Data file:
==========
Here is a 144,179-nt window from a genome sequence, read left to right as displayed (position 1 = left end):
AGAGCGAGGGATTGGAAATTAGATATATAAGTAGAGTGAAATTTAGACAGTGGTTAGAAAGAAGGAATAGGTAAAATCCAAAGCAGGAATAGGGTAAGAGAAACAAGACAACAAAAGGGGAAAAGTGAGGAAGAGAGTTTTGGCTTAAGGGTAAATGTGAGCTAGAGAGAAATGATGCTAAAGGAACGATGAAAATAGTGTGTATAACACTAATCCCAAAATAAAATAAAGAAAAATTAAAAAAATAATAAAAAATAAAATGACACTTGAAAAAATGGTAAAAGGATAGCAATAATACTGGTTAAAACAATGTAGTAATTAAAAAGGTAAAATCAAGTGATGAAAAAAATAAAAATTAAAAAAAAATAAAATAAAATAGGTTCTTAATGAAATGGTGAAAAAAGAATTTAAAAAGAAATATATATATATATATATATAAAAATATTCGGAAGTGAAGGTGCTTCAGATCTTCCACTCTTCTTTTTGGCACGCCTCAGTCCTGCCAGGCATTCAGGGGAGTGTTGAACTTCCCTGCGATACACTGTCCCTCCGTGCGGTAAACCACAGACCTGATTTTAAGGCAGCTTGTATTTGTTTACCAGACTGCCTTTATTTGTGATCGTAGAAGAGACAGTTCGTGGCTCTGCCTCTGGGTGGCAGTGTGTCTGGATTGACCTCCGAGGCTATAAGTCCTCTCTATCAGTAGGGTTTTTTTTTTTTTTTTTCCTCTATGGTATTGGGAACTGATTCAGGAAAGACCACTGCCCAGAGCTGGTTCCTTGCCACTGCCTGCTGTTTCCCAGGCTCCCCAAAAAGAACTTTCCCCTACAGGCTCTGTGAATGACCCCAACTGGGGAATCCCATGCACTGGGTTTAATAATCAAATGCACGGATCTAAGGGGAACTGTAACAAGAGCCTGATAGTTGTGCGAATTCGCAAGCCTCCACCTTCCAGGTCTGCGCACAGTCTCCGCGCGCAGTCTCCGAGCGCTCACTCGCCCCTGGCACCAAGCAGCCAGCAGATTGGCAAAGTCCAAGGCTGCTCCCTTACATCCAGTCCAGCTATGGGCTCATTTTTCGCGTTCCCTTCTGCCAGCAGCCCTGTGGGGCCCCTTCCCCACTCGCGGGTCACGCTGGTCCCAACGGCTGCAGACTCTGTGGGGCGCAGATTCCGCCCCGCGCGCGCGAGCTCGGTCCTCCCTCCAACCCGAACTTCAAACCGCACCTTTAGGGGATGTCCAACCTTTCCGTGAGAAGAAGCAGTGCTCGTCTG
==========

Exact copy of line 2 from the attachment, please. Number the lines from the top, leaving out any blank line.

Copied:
AGAGCGAGGGATTGGAAATTAGATATATAAGTAGAGTGAAATTTAGACAGTGGTTAGAAAGAAGGAATAGGTAAAATCCAAAGCAGGAATAGGGTAAGAGAAACAAGACAACAAAAGGGGAAAAGTGAGGAAGAGAGTTTTGGCTTAAGGGTAAATGTGAGCTAGAGAGAAATGATGCTAAAGGAACGATGAAAATAGTGTGTATAACACTAATCCCAAAATAAAATAAAGAAAAATTAAAAAAATAATAAAAAATAAAATGACACTTGAAAAAATGGTAAAAGGATAGCAATAATACTGGTTAAAACAATGTAGTAATTAAAAAGGTAAAATCAAGTGATGAAAAAAATAAAAATTAAAAAAAAATAAAATAAAATAGGTTCTTAATGAAATGGTGAAAAAAGAATTTAAAAAGAAATATATATATATATATATATAAAAATATTCGGAAGTGAAGGTGCTTCAGATCTTCCACTCTTCTTTTTGGCACGCCTCAGTCCTGCCAGGCATTCAGGGGAGTGTTGAACTTCCCTGCGATACACTGTCCCTCCGTGCGGTAAACCACAGACCTGATTTTAAGGCAGCTTGTATTTGTTTACCAGACTGCCTTTATTTGTGATCGTAGAAGAGACAGTTCGTGGCTCTGCCTCTGGGTGGCAGTGTGTCTGGATTGACCTCCGAGGCTATAAGTCCTCTCTATCAGTAGGGTTTTTTTTTTTTTTTTTCCTCTATGGTATTGGGAACTGATTCAGGAAAGACCACTGCCCAGAGCTGGTTCCTTGCCACTGCCTGCTGTTTCCCAGGCTCCCCAAAAAGAACTTTCCCCTACAGGCTCTGTGAATGACCCCAACTGGGGAATCCCATGCACTGGGTTTAATAATCAAATGCACGGATCTAAGGGGAACTGTAACAAGAGCCTGATAGTTGTGCGAATTCGCAAGCCTCCACCTTCCAGGTCTGCGCACAGTCTCCGCGCGCAGTCTCCGAGCGCTCACTCGCCCCTGGCACCAAGCAGCCAGCAGATTGGCAAAGTCCAAGGCTGCTCCCTTACATCCAGTCCAGCTATGGGCTCATTTTTCGCGTTCCCTTCTGCCAGCAGCCCTGTGGGGCCCCTTCCCCACTCGCGGGTCACGCTGGTCCCAACGGCTGCAGACTCTGTGGGGCGCAGATTCCGCCCCGCGCGCGCGAGCTCGGTCCTCCCTCCAACCCGAACTTCAAACCGCACCTTTAGGGGATGTCCAACCTTTCCGTGAGAAGAAGCAGTGCTCGTCTG